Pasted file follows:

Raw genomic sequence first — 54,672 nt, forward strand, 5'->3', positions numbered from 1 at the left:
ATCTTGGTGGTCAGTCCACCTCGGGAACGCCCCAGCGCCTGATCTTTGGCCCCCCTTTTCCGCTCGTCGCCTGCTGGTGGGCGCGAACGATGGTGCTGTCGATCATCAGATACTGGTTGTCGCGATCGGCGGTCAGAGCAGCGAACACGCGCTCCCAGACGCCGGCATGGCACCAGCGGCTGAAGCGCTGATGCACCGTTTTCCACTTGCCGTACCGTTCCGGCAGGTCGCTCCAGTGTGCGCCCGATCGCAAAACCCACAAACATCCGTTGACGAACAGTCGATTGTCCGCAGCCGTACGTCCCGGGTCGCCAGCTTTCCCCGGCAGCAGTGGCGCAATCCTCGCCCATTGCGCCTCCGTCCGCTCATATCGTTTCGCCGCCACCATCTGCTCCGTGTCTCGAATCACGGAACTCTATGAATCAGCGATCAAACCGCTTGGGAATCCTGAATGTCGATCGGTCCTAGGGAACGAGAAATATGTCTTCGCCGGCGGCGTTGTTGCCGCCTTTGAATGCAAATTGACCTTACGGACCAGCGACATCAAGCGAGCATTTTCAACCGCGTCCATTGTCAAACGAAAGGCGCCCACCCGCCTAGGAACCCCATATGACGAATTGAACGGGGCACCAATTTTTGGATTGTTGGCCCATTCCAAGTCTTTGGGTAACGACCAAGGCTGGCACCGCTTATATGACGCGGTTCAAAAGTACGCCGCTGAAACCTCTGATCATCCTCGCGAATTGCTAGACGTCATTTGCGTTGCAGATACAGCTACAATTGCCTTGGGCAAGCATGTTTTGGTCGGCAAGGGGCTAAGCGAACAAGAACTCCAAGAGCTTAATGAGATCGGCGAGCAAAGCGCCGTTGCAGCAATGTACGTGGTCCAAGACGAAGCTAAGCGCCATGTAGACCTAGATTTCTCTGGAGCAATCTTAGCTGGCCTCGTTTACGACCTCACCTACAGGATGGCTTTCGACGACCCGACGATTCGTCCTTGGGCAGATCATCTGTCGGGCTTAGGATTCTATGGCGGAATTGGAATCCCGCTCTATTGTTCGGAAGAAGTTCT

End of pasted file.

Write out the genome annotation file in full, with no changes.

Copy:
Raw genomic sequence first — 54,672 nt, forward strand, 5'->3', positions numbered from 1 at the left:
ATCTTGGTGGTCAGTCCACCTCGGGAACGCCCCAGCGCCTGATCTTTGGCCCCCCTTTTCCGCTCGTCGCCTGCTGGTGGGCGCGAACGATGGTGCTGTCGATCATCAGATACTGGTTGTCGCGATCGGCGGTCAGAGCAGCGAACACGCGCTCCCAGACGCCGGCATGGCACCAGCGGCTGAAGCGCTGATGCACCGTTTTCCACTTGCCGTACCGTTCCGGCAGGTCGCTCCAGTGTGCGCCCGATCGCAAAACCCACAAACATCCGTTGACGAACAGTCGATTGTCCGCAGCCGTACGTCCCGGGTCGCCAGCTTTCCCCGGCAGCAGTGGCGCAATCCTCGCCCATTGCGCCTCCGTCCGCTCATATCGTTTCGCCGCCACCATCTGCTCCGTGTCTCGAATCACGGAACTCTATGAATCAGCGATCAAACCGCTTGGGAATCCTGAATGTCGATCGGTCCTAGGGAACGAGAAATATGTCTTCGCCGGCGGCGTTGTTGCCGCCTTTGAATGCAAATTGACCTTACGGACCAGCGACATCAAGCGAGCATTTTCAACCGCGTCCATTGTCAAACGAAAGGCGCCCACCCGCCTAGGAACCCCATATGACGAATTGAACGGGGCACCAATTTTTGGATTGTTGGCCCATTCCAAGTCTTTGGGTAACGACCAAGGCTGGCACCGCTTATATGACGCGGTTCAAAAGTACGCCGCTGAAACCTCTGATCATCCTCGCGAATTGCTAGACGTCATTTGCGTTGCAGATACAGCTACAATTGCCTTGGGCAAGCATGTTTTGGTCGGCAAGGGGCTAAGCGAACAAGAACTCCAAGAGCTTAATGAGATCGGCGAGCAAAGCGCCGTTGCAGCAATGTACGTGGTCCAAGACGAAGCTAAGCGCCATGTAGACCTAGATTTCTCTGGAGCAATCTTAGCTGGCCTCGTTTACGACCTCACCTACAGGATGGCTTTCGACGACCCGACGATTCGTCCTTGGGCAGATCATCTGTCGGGCTTAGGATTCTATGGCGGAATTGGAATCCCGCTCTATTGTTCGGAAGAAGTTCT